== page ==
Military issues top agenda as Obama heads to Australia

Story highlights

  • Obama departs Tuesday for a two-day visit to Australia
  • Obama will announce an expanded U.S. military presence in Australia
  • Obama took part in the Asian-Pacific Economic Cooperation summit in Hawaii over the weekend
  • The president will wrap up his Pacific trip with a stop in Indonesia
President Barack Obama is set to announce an expanded American military presence in Australia later this week during his first visit to that country as commander-in-chief.
The president -- departing from Hawaii Tuesday -- is expected to make the announcement during a stop at a military base in Darwin, located in northern Australia. Among other things, U.S. Marines will begin using facilities in Darwin for training and war games, while American warships will increase their utilization of naval facilities in Western Australia near Perth.
Obama will hold talks with Australian Prime Minister Julia Gillard during his two-day visit, and is expected to discuss a range of regional economic and security issues during a speech to Australian legislators in Canberra.
The president's Australian visit -- postponed twice in 2009 and 2010 due to an oil spill in the Gulf of Mexico and other domestic political considerations -- highlights a changing balance of power in the Pacific as China expands its military reach and the United States works to reduce its military footprint in Japan.
"I don't want to get ahead of any agreement," Deputy National Security Adviser Ben Rhodes told reporters last week. "I'll just say that we're discussing with the Australians, again, the future of our alliance in the context ... of our future force posture in the region."
Obama's Australian visit comes on the heels of this weekend's 19-nation Asia-Pacific Economic Cooperation summit, which highlighted the need for new measures supporting job growth. During the Hawaiian summit, Obama stressed the importance of the Pacific to global economic security, and he pushed China to do more to help strengthen the world economy.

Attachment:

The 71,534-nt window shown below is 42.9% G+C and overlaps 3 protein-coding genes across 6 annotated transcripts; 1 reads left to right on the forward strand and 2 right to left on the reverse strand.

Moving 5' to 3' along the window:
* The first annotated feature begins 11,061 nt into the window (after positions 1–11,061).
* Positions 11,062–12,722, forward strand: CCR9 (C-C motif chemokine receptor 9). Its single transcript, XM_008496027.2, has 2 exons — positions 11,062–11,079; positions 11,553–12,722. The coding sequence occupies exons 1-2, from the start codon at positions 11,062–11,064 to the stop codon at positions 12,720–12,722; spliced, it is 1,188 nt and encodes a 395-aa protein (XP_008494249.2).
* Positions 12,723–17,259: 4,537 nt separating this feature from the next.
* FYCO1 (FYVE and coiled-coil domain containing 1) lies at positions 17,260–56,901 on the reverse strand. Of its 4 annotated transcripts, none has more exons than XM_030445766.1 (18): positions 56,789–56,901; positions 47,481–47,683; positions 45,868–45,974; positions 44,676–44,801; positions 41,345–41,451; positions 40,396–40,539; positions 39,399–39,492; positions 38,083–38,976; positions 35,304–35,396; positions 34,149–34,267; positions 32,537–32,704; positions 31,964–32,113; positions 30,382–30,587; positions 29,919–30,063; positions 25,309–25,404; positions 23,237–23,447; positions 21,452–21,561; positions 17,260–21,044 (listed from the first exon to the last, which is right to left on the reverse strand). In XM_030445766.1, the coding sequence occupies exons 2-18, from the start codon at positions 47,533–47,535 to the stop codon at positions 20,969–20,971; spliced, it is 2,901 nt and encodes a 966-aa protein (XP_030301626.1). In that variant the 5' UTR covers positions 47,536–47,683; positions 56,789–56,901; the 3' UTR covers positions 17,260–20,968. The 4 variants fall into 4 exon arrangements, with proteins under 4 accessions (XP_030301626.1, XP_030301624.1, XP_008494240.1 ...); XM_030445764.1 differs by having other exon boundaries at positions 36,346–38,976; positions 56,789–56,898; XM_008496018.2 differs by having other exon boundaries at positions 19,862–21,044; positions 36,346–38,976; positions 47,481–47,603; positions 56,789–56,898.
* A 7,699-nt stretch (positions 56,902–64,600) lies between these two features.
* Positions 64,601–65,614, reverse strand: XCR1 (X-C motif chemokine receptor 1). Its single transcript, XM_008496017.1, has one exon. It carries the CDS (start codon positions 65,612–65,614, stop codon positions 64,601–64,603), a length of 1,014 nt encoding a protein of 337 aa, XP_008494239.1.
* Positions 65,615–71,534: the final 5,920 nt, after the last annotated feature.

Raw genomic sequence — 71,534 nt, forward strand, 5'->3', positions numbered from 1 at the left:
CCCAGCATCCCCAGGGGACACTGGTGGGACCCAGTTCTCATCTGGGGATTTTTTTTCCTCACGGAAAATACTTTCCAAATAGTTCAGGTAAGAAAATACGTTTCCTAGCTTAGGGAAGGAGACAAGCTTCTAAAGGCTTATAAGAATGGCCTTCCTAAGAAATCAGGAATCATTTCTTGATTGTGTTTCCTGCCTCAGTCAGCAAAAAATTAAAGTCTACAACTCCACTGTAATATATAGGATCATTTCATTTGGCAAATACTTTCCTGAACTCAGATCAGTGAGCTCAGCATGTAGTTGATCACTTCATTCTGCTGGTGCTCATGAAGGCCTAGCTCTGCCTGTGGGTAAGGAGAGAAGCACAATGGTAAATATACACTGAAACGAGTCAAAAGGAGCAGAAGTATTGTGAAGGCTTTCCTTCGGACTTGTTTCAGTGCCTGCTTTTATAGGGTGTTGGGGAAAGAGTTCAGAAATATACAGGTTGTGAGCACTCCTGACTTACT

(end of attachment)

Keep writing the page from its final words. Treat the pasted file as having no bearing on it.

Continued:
Specifically, Obama pushed Chinese President Hu Jintao to make sure China's trading partners aren't at a disadvantage with regard to currency devaluation and protection of intellectual property rights.
"Enough is enough," Obama said. "These practices aren't secret. I think everybody understands that they've been going on for quite some time. ... We're going to continue to be firm, to ensure that (the Chinese) operate by the same rules (as) everyone else."
Obama also referenced a number of steps to increase trade, spur innovation, promote "green growth" and ease barriers to travel and interactions.
For instance, Obama noted that Japan, Canada and Mexico expressed interest Sunday in joining the United States and other nations in working toward a Trans-Pacific Partnership -- an effort to spur regional trade. Tapping into the Asia-Pacific region's markets is critical to the United States, Obama emphasized.
In addition to meeting personally with Hu, Obama also huddled with Japanese Prime Minister Yoshihiko Noda and Russian President Dmitry Medvedev.
The only APEC leaders not in attendance at the summit were from Thailand and Mexico, which sent lower-level representatives as their heads of state dealt with flooding and, in the case of Mexico, the death of its interior minister.
With Medvedev, the president discussed both economic issues and Iran, which a recent International Atomic Energy Agency report finds to be closer to having the capacity to make nuclear weapons. Russia has expressed skepticism at the findings.
"We discussed Iran, and reaffirmed our intention to work to shape a common response so we can move Iran to follow its international obligations when it comes to its nuclear program," Obama said.
After wrapping up his visit to Australia, Obama will conclude his Pacific trip with a stop in Indonesia -- a country he spent several years living in during his childhood.